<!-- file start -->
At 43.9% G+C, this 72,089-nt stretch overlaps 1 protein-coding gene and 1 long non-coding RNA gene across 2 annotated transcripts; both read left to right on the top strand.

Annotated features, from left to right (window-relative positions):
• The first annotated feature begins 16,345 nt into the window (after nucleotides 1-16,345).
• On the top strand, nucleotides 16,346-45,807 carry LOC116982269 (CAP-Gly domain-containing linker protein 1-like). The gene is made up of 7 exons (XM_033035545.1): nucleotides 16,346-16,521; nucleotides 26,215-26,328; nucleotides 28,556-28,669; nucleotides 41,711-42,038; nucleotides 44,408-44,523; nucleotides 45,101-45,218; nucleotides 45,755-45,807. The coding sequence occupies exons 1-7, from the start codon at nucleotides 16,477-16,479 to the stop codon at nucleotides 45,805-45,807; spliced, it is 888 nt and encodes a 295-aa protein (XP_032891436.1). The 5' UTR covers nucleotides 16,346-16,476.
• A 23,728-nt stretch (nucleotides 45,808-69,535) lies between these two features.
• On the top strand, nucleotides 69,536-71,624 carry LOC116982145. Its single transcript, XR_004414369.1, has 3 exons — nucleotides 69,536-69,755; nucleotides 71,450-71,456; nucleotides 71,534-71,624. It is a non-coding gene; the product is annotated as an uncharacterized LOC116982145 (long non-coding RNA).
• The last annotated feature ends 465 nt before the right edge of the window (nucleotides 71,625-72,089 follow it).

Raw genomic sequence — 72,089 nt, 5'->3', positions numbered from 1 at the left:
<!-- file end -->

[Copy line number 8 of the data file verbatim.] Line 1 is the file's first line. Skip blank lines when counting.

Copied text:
Raw genomic sequence — 72,089 nt, 5'->3', positions numbered from 1 at the left: